A cool August evening, the final weekend of Ramadan, and I was planted on a comfortable sofa on the rooftop patio of a three-story stone house in an olive grove near the Palestinian village of Sawahre. The surrounding Judaean Mountains, known to Palestinians as Jabal al-Khalil, appeared as huge, dark, breaching whales against the stars, and, to the west, the sky was glowing yellow from the obscured lights of Jerusalem. There were others with me: the three grown children of the Halaseh family, with whom I was staying, seated in chairs. The two eldest, Rana and Reham, are beautiful, sassy, and highly educated (both hold Ph.D.s); Tamer, the “baby” brother at 36, doesn’t have a Ph.D., but what he lacks in official credentials is more than made up for by his intimate knowledge of just about every square inch of his troubled country. Satiated from iftar, we had formed a circle around a three-foot-tall hookah filled with smoldering apple shishaand were taking turns puffing on the snakelike pipe and drinking from a bottle of high-octane arak. Chocolate candies were passed around. It was peaceful here, and that wasn’t only because of the shared indulgences. I was experiencing a side of Palestine most outsiders don’t know exists, unless you spend time with a Palestinian family. Of course, in Palestine, peace isn’t a permanent fixture. Over the next three weeks, I would see for myself the tragedy that is Palestine, as well as its tremendous natural beauty.




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Adventure: The World of Goran Kropp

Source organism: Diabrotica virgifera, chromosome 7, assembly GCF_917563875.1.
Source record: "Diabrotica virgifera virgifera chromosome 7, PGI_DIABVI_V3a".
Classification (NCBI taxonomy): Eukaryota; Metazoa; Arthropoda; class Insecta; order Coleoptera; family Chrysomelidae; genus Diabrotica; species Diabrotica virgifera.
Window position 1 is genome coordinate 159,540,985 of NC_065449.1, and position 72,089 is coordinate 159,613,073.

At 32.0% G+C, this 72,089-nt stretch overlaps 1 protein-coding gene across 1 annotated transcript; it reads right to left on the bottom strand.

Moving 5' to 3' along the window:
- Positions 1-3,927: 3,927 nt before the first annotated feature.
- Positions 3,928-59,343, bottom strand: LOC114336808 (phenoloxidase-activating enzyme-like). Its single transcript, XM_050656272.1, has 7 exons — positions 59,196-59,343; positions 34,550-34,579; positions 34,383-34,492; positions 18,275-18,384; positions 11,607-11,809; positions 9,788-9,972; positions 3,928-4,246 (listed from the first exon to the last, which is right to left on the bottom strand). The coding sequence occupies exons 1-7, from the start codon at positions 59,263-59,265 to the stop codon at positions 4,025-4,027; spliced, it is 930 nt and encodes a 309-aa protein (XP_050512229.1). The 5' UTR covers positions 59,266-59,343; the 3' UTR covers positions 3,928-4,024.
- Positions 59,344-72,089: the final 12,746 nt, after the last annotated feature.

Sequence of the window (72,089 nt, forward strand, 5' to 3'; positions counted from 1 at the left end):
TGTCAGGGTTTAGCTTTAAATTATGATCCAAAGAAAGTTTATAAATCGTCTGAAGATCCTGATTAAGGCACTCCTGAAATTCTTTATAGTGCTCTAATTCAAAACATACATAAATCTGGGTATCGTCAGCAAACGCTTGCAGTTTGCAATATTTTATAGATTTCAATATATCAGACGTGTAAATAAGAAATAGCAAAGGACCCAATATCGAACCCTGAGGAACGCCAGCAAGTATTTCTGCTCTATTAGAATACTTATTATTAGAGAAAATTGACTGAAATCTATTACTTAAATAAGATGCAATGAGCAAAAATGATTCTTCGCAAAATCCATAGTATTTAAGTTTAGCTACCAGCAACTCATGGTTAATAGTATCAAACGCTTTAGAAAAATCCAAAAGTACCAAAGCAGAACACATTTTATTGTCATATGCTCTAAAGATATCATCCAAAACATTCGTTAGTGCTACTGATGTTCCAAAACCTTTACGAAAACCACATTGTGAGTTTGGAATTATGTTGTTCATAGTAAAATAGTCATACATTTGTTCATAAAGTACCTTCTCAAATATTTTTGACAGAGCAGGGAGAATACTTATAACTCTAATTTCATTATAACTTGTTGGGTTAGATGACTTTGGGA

This is part of a magazine feature story about Swedish adventurer Goran Kropp. The piece first appeared in National Geographic Adventure. 

The World According to Kropp
By Brad Wetzler

He cycled 7,000 miles [11,265 kilometers] to Everest, summitted, then biked home. Now, once he knocks off the North Pole, he plans to sail from Sweden to Antarctica, drag a sled to the South Pole, then turn around and retrace his route. Meet Göran Kropp, a true lunatic for adventure.

If Göran Kropp were living a thousand years ago, his headwear of choice would be a Viking helmet, fashioned of wood and adorned with bull horns.

He might be prowling the coastline for things to plunder, or banging on the table with a frothy mug of mead. But Kropp has both feet planted firmly in the 21st century, in the thick wealds of southern Sweden. So instead, he’s wearing a baseball cap, gunning the gas on his 2000 Opel, and chattering away on his cell phone.

It’s 10 a.m. on a sparkling June morning, and Kropp is piloting the car north across the Øresund Bridge, a mammoth steel structure that connects the Danish city of Copenhagen to the southern tip of Sweden.

The sun is peeling back shaggy blankets of morning fog to reveal the calm, cobalt-blue water of the Baltic Sea. Inside the car, things are a little more chaotic. Instead of watching the road, Kropp is conducting business as if he were at his desk: schmoozing, scheming, joking.

He’s also fiddling with the stereo knobs, scarfing a melting chocolate bar, and, to my dismay, using his knees to steer, making occasional faces as if his expression alone could save us from careering over the guardrail.

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Notes on Writing: The Voices in Our Heads

I want to tell you about a book that, each time I open it, makes me a better writer. You probably haven't heard of it, or of the author, Ted Solotaroff. It’s not a best-seller like Bird by Bird or a popular favorite like Stephen King’s On Writing. In fact, I’ve never seen another copy of this essay collection other than the coffee-stained, dog-eared one I own. But this book—just one essay in it, actually—is my savior. It’s my savior during dark nights of the soul, when I lurch, when I desire to say something meaningful and truthful, when I wish to say it in MY own unique and original voice.